“We want Frieze New York to be for and of its host city. This will be most plainly evident in the site and structure of the fair itself," says Amanda Sharp, who cofounded the flagship London art fair with Matthew Slotover, and who will direct the first New York edition of the fair with Slotover May 3 through 6. She acknowledges some New Yorkers may not think of the fair's home on Randalls Island—a park located in the East River at the juncture of three boroughs: Queens, Manhattan, and the Bronx —as definitively New York. "Once we found Randall's Island, we knew we had an exciting, flexible location that’s easy to reach and, at the same time, a bit of an adventure for New York residents, who will perhaps be visiting for the first time." Luring the uninitiated will be 170 contemporary art dealers, with an especially strong showing of Americans and Europeans, housed in a bespoke structure designed by the Brooklyn-based architectural firm SO-IL.
Among the more established galleries, Anthony Reynolds, of London, will bring Mark Wallinger's Self-Portrait (Sim Sum), 2008, for £60,000; as well as his sculpture The White Horse, 2011, right, for £10,000. Berlin's Eigen + Art will offer a multihued curtain by Olaf Nicolai titled Why Women Like to Buy Textiles That Feel Nice, 2010, tagged at $280,000. And Cheim & Read, of New York, will have Jack Pierson's metal and wood My Star, 2011, in the $150,000 to $200,000 range.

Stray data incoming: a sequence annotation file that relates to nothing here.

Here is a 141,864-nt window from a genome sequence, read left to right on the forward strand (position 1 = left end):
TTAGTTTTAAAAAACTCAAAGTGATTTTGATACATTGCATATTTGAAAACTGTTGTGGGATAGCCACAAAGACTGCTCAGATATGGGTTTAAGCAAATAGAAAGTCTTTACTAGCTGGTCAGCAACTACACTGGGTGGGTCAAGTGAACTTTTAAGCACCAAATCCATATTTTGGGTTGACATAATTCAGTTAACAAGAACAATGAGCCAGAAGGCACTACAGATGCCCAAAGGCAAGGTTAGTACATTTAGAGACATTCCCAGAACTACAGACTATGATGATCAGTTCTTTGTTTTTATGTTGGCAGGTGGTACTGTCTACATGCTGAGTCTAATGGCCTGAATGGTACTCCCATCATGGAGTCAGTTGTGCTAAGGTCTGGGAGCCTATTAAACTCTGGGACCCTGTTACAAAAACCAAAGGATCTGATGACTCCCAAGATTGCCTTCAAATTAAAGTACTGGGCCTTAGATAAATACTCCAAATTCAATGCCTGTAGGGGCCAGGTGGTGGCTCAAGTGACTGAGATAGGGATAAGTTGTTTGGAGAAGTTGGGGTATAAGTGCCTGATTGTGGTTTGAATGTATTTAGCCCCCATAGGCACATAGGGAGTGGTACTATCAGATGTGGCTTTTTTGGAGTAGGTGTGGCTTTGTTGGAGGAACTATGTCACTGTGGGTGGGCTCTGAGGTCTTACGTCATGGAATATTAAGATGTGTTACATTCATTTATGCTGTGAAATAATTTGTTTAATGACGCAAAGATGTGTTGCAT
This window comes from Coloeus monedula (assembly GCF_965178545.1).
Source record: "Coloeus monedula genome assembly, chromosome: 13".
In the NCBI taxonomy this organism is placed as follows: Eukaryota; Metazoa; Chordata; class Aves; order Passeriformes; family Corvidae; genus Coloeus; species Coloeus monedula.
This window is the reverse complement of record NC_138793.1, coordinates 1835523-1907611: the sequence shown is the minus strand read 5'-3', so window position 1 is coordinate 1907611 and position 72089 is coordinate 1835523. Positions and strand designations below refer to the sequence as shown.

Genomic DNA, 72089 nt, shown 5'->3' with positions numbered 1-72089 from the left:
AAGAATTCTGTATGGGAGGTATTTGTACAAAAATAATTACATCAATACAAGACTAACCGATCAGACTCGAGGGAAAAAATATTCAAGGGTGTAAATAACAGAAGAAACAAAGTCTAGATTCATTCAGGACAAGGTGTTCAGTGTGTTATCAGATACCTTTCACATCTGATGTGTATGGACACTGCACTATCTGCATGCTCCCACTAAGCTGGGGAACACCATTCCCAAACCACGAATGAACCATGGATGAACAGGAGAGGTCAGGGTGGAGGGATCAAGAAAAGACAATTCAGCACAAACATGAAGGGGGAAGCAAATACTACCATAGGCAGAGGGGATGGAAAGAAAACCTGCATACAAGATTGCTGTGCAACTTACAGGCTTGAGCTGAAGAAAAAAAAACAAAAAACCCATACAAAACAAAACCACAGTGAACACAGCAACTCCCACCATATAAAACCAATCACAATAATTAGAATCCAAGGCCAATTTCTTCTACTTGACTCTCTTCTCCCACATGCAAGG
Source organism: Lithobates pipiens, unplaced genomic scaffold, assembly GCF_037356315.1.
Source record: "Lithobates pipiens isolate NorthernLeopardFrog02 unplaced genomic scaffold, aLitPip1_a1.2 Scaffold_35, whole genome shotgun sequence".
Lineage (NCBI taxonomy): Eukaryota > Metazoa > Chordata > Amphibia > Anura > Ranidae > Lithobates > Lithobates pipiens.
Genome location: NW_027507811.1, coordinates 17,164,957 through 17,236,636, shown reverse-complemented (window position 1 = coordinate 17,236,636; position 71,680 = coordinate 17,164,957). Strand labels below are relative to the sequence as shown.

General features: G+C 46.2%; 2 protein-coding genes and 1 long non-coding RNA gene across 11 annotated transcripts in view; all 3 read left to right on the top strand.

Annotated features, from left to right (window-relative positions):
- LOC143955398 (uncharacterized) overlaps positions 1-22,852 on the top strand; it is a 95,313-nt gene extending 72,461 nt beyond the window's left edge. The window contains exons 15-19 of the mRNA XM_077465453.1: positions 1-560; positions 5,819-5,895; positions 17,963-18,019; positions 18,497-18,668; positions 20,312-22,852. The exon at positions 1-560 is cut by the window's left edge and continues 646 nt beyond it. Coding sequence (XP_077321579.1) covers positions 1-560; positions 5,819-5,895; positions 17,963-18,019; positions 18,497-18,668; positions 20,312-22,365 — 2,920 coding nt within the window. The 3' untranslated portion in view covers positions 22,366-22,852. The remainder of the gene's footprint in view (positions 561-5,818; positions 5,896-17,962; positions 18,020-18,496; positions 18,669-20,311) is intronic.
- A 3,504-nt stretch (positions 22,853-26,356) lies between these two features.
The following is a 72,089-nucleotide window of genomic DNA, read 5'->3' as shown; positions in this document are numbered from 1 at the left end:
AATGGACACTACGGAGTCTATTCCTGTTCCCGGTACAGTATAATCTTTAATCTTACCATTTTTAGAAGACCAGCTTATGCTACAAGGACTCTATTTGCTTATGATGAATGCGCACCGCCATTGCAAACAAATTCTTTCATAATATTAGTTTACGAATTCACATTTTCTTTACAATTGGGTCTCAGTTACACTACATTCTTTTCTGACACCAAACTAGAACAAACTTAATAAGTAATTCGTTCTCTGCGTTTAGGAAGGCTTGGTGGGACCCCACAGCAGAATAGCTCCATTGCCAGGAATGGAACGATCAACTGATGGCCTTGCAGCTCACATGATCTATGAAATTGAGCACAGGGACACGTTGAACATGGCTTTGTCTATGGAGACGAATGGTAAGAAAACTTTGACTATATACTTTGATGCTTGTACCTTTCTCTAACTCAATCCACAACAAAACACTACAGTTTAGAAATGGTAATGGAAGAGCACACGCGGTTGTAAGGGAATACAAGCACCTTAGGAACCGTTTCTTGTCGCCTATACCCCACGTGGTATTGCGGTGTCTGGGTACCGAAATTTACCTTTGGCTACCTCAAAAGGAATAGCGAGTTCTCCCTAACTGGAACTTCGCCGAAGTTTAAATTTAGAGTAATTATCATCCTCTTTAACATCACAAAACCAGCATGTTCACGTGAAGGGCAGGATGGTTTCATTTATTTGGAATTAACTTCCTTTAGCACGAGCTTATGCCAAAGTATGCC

Like the London edition, Frieze New York will have a special Frame section set aside for galleries less than six years old to present solo exhibitions. In that area, Lüttgenmeijer, of Berlin, will bring Ryan McLaughlin; Night Gallery, of Los Angeles, will show Samara Golden; and Misako & Rosen, of Tokyo, will exhibit Shimon Minamikawa.
A version of this article appeared in the May 2012 issue of Art+Auction.
To see a preview of the highlights of the first-ever Frieze New York, click on the slide show.